All of them are Jinc-windowed Jinc 3 lobe, different from each other only in the chosen deblur (the value, smaller than 1, set with -define filter:blur=...). Nothing more, nothing less.
Just like you can "sweep" through Keys splines by setting the b parameter in the range 1 to a smallest usable value which is slightly below 0, this sweep going from very blurry to very sharp, you can sweep through EWA Jinc-windowed Jinc 3-lobe filters going from 1 down to 0.88549061701764 in the blur value.
What I was suggesting is that you use a percent sharpening to set the deblur, as follows:
Let SharpAmount be the parameter, from 0 (little) to 100 (a lot) that controls the sharpening amount. Then,
DEBLUR = 0.88549061701764 + (1 - .01*SharpAmount)*(1-0.88549061701764)
with default SharpAmount set, when using the generic (upsampling) method, to
100*(1-(0.9264075766146068-0.88549061701764)/(1-0.88549061701764))
Passing DEBLUR to -define filter:blur=DEBLUR then makes sharpening "tighten" the radius of the Jinc-windowed Jinc 3-lobe, and the default value reproduces EWA LanczosRadius.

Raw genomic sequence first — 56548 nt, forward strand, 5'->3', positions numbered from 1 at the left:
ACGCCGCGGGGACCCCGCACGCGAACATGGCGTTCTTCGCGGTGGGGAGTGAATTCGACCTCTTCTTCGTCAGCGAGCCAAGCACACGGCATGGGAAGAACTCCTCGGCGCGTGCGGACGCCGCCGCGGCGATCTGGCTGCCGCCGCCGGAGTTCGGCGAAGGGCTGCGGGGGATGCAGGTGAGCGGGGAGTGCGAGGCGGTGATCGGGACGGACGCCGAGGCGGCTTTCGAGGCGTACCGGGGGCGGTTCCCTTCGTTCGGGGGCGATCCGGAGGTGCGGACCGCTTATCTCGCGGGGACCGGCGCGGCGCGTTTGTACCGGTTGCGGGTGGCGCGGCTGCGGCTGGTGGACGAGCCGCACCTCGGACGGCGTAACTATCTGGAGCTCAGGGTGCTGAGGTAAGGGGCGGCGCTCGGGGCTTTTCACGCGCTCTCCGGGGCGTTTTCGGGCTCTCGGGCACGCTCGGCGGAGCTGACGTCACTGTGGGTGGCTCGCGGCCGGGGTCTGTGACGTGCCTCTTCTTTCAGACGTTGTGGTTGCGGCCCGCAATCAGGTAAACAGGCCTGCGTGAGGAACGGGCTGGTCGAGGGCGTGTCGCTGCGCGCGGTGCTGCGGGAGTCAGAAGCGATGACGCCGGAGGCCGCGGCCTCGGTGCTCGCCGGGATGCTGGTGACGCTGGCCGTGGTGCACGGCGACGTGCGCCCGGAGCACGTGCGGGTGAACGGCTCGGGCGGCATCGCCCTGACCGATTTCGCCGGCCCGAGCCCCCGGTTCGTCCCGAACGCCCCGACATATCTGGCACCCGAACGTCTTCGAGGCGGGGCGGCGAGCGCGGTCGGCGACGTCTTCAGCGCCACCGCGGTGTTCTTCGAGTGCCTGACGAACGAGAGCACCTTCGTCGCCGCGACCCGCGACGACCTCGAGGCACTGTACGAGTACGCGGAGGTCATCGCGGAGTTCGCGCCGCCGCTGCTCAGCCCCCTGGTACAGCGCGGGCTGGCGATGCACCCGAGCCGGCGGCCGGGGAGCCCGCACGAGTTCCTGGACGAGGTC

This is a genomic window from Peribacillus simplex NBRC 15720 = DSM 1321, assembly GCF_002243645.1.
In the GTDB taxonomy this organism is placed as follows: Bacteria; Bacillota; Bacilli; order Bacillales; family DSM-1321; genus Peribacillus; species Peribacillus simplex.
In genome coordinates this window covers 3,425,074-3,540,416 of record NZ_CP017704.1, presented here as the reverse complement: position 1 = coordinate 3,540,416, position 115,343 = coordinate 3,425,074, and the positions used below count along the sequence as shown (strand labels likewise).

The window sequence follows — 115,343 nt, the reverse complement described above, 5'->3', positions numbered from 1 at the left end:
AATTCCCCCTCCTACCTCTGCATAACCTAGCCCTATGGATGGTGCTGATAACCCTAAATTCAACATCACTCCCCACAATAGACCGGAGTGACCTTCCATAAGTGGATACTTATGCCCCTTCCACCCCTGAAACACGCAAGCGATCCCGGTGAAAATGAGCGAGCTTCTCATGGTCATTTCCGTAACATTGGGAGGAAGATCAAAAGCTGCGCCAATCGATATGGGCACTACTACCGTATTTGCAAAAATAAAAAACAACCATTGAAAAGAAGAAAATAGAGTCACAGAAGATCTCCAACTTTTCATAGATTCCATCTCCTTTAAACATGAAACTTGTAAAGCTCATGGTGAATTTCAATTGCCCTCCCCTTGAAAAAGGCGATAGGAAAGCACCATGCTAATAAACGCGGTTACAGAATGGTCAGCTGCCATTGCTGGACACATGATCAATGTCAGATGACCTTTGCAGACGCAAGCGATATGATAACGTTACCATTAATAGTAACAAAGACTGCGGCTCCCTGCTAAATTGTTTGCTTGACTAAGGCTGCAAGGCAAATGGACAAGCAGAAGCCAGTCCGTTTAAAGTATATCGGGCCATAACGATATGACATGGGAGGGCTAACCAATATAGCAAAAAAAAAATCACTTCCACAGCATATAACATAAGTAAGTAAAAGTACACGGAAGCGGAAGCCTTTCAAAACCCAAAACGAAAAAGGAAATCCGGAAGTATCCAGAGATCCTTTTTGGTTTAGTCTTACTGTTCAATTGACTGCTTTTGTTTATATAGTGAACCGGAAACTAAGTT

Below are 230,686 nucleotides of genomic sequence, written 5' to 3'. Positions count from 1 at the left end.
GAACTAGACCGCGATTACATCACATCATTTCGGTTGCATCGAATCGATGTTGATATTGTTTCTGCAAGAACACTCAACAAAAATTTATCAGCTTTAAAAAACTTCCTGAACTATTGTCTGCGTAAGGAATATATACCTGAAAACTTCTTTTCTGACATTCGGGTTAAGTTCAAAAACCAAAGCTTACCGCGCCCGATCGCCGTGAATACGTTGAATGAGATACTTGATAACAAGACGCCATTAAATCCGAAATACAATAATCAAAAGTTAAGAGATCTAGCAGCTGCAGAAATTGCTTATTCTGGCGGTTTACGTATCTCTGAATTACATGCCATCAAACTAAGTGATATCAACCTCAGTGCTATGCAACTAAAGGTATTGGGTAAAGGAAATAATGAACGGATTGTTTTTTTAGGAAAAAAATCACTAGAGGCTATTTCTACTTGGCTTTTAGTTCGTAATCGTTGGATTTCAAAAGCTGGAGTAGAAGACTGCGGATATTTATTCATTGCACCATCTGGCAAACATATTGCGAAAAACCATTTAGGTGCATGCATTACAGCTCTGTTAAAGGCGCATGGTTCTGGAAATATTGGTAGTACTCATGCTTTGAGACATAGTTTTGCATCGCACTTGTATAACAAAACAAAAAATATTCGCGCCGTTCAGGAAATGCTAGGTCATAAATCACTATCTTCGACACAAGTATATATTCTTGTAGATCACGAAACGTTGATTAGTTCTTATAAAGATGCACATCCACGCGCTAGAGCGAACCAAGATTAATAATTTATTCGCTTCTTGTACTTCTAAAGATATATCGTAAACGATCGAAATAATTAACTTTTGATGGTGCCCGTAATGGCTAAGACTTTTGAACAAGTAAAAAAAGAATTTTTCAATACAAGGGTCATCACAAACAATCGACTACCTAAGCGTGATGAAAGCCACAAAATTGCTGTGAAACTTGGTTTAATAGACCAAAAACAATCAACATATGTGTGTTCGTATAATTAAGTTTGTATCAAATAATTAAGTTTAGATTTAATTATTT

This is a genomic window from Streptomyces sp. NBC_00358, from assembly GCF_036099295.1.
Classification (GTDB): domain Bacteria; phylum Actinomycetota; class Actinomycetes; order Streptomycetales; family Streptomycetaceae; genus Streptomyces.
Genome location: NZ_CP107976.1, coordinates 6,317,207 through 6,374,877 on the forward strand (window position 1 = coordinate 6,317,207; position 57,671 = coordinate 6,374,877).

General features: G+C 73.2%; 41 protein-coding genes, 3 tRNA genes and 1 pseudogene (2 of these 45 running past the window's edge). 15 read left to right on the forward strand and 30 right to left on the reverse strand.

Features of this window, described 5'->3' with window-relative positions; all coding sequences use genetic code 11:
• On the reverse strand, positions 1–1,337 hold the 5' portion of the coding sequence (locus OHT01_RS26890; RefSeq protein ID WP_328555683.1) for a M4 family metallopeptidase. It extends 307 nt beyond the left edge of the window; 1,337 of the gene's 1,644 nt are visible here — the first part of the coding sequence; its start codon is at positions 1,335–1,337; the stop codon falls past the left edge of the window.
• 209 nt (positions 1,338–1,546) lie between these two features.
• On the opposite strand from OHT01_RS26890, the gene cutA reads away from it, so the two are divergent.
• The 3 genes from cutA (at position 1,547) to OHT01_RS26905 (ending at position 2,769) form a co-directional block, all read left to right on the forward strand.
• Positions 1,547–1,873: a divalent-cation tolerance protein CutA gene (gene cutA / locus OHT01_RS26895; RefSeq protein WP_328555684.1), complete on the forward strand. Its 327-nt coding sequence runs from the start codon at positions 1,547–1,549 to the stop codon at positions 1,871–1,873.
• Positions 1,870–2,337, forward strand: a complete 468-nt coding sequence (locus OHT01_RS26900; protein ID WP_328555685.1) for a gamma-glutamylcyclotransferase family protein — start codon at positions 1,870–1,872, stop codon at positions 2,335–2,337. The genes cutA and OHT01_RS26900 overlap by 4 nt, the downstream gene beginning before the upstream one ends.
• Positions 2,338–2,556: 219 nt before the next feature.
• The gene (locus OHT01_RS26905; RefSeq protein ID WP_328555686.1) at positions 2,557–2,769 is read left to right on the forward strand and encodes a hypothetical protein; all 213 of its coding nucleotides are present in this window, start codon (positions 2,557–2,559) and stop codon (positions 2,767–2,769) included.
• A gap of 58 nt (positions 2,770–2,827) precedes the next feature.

No need for cases.
« Last Edit: July 29, 2014, 01:17:32 pm by NicolasRobidoux »
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NicolasRobidoux

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Re: A free high quality resampling tool for ImageMagick users
« Reply #178 on: July 29, 2014, 01:03:15 pm »

To give an idea of how these values are arrived at. (There are other characterizations in terms of operator and matrix norms which I can't track down just now.)
http://www.imagemagick.org/discourse-server/viewtopic.php?f=22&t=19636&p=89068&hilit=Axiom+code#p89068
http://www.imagemagick.org/discourse-server/viewtopic.php?f=22&t=19636&start=30#p78347